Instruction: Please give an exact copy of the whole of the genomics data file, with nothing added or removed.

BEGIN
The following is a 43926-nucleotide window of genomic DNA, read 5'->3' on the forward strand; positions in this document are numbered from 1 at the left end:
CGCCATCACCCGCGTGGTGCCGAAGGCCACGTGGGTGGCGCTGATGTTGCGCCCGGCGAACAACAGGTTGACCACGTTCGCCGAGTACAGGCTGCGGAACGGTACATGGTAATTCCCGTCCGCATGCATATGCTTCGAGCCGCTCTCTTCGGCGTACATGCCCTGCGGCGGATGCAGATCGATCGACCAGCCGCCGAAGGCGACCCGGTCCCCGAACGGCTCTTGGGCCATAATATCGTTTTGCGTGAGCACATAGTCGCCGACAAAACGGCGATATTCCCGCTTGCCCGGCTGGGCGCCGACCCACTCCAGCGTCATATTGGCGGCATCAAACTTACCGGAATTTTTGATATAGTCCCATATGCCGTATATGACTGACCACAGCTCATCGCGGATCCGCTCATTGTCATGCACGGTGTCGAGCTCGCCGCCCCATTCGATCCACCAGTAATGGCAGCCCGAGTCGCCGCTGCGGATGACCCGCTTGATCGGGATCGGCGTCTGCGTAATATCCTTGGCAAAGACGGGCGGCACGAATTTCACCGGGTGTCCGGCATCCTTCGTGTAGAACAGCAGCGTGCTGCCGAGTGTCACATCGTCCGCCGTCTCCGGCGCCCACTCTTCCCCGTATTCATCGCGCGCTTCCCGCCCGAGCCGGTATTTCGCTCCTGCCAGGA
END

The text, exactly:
The following is a 43926-nucleotide window of genomic DNA, read 5'->3' on the forward strand; positions in this document are numbered from 1 at the left end:
CGCCATCACCCGCGTGGTGCCGAAGGCCACGTGGGTGGCGCTGATGTTGCGCCCGGCGAACAACAGGTTGACCACGTTCGCCGAGTACAGGCTGCGGAACGGTACATGGTAATTCCCGTCCGCATGCATATGCTTCGAGCCGCTCTCTTCGGCGTACATGCCCTGCGGCGGATGCAGATCGATCGACCAGCCGCCGAAGGCGACCCGGTCCCCGAACGGCTCTTGGGCCATAATATCGTTTTGCGTGAGCACATAGTCGCCGACAAAACGGCGATATTCCCGCTTGCCCGGCTGGGCGCCGACCCACTCCAGCGTCATATTGGCGGCATCAAACTTACCGGAATTTTTGATATAGTCCCATATGCCGTATATGACTGACCACAGCTCATCGCGGATCCGCTCATTGTCATGCACGGTGTCGAGCTCGCCGCCCCATTCGATCCACCAGTAATGGCAGCCCGAGTCGCCGCTGCGGATGACCCGCTTGATCGGGATCGGCGTCTGCGTAATATCCTTGGCAAAGACGGGCGGCACGAATTTCACCGGGTGTCCGGCATCCTTCGTGTAGAACAGCAGCGTGCTGCCGAGTGTCACATCGTCCGCCGTCTCCGGCGCCCACTCTTCCCCGTATTCATCGCGCGCTTCCCGCCCGAGCCGGTATTTCGCTCCTGCCAGGA